A statement from Rwanda’s prosecution authority said the court “convicted him for genocide, extermination as crime against humanity and rape as crime against humanity and sentenced him to life imprisonment.”

Ntaganzwa was, however, “not found guilty of murder as crime against humanity and direct and public incitement to commit genocide,” the prosecution authority said.

The court found the former mayor of southern Nyakizu personally led a series of massacres of Tutsi civilians, including an attack on a church where thousands had taken shelter.

“It’s a guilty verdict. The court has sentenced him to life in prison. Overall we are not satisfied with the ruling. We are going to appeal,” his lawyer Alexis Musonera told AFP.

In a related development, a French court on Wednesday denied bail to Felicien Kabuga, the top-most fugitive from the genocide who was arrested earlier this month in France after 25 years on the run.

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COVID-19: Africa Doing Better Than Other Continents — WHO Declares

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The World Health Organisation (WHO) has declared that Africa is doing better than other continents in the management of the coronavirus pandemic with lowest number of cases and deaths so far recorded.

Figures it released yesterday showed that Africa has 1.5 per cent of global reported cases of COVID-19 and less than 0.1 per cent of deaths.

Latest COVID-19 Situation Report–127 (Data as received by WHO by 10:00 CEST, May 26, 2020) showed that Africa has 83,044 cases and 2,214 deaths compared to 5,404,512 global cases and 343,514 deaths.

America has highest number of cases with 2,454,452 and 143,739 deaths, followed by Europe with 2,041,705 cases and 173,213 deaths; Eastern Mediterranean with 438,900 cases 11,293 deaths; South-East Asia with 210,273 cases and 6,140 deaths; and Western Pacific with 175,397 cases and 6,902 deaths.

Director-General of WHO, Dr. Tedros Adhanom Ghebreyesus at the media briefing on May 25, 2020, said, “So far, although around half of the countries in the region have community transmissions, concentrated mainly in major cities, Africa is the least-affected region globally in terms of the number of cases and deaths reported to WHO.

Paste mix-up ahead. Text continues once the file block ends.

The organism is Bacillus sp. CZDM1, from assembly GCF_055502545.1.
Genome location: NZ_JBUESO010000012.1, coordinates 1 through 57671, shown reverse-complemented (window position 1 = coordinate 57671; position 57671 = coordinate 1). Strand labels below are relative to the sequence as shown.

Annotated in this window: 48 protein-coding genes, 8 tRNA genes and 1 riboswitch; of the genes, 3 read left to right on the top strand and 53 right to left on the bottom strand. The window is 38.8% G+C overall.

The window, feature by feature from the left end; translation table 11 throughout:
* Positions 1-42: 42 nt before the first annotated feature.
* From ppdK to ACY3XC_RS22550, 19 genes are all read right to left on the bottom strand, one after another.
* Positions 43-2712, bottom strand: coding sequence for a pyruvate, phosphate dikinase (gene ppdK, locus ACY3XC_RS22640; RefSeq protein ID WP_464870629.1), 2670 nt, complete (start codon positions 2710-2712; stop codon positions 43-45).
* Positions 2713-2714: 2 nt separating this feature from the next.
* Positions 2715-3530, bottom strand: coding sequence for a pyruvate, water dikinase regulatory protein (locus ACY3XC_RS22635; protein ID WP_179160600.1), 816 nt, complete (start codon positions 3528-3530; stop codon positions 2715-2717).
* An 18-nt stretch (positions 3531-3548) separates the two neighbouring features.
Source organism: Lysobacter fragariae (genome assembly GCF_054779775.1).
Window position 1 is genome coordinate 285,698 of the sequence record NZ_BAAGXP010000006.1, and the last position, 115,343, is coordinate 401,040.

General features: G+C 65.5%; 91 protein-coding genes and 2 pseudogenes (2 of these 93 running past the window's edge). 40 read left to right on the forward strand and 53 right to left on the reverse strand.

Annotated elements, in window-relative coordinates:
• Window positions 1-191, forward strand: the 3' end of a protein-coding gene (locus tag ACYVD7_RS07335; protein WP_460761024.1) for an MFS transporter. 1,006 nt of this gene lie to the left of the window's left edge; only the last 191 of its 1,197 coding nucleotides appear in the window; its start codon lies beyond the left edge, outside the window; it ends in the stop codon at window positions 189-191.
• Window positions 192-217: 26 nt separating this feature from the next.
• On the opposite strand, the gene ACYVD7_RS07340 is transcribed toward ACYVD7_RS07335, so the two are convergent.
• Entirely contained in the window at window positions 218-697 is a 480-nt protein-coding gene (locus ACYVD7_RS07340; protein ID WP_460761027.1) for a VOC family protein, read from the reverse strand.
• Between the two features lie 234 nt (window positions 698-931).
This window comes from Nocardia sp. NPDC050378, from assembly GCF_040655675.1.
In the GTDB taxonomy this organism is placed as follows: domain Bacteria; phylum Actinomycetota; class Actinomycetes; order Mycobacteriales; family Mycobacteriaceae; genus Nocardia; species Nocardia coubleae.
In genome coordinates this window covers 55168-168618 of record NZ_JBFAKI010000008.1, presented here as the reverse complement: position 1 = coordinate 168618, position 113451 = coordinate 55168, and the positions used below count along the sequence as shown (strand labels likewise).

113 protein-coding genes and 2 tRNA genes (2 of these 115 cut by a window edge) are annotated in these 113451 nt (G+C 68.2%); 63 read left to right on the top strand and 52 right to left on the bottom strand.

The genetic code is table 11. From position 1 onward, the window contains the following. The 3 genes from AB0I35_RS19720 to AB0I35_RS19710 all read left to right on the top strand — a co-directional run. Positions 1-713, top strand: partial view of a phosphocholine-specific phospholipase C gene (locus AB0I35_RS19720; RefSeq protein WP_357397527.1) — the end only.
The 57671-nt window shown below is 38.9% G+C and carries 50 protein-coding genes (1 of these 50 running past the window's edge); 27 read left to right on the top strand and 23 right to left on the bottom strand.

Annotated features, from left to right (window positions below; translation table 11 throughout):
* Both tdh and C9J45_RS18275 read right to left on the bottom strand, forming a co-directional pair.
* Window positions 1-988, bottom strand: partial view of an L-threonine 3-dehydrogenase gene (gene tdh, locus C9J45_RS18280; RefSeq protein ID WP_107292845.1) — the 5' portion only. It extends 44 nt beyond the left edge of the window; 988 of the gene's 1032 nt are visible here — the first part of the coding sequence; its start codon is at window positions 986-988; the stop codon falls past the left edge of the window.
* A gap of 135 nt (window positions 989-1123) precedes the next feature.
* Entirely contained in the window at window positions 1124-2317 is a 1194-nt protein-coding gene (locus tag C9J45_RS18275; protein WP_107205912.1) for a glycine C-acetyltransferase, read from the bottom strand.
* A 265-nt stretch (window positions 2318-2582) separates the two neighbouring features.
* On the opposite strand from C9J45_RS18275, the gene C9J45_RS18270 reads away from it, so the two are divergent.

“Africa has 1.5 per cent of the world’s reported cases of COVID-19 and less than 0.1 per cent of the deaths. Of course, these numbers don’t paint the full picture, because testing capacity in Africa is still being ramped up and there is a likelihood that some cases may be missed.”

However, a professor of pharmacology and pioneer Director General of the Nigerian Institute of Pharmaceutical Research and Development (NIPRD), Professor Charles Wambebe and Chairman, Association of Hospital and Administrative Pharmacists of Nigeria (AHAPN), Dr. Kingsley Chiedu Amibor, have explained why chloroquine should be useful in the management of COVID-19.

Wambebe said, “From theoretical considerations, chloroquine should be useful in the management of COVID-19. Firstly, chloroquine has antiviral activity. The Chinese scientists confirmed it before they started using it to treat their patients. Secondly chloroquine has immune-modulatory property.

“There is a current trial involving hydroxychloroquine in Australia which involved about 2000 patients. It is called Ascot Trial, which is still in progress.”

Meanwhile, the WHO and United Nations Children Fund (UNICEF) have explained why women who have contracted COVID-19 could breastfeed their babies.

A new report they released yesterday in conjunction with the International Baby Food Action Network (IBFAN) encouraged women to continue breastfeeding their children even if they have the virus.

“While researchers continue to test breast milk from mothers with confirmed or suspected COVID-19, current evidence indicate that it is unlikely that COVID-19 would be transmitted through breastfeeding or by giving breast milk that has been expressed by a mother who have COVID-19.

“The benefits of breastfeeding substantially outweigh the potential risks of illness associated with the virus. It is not safer to give infant formula milk,” it noted.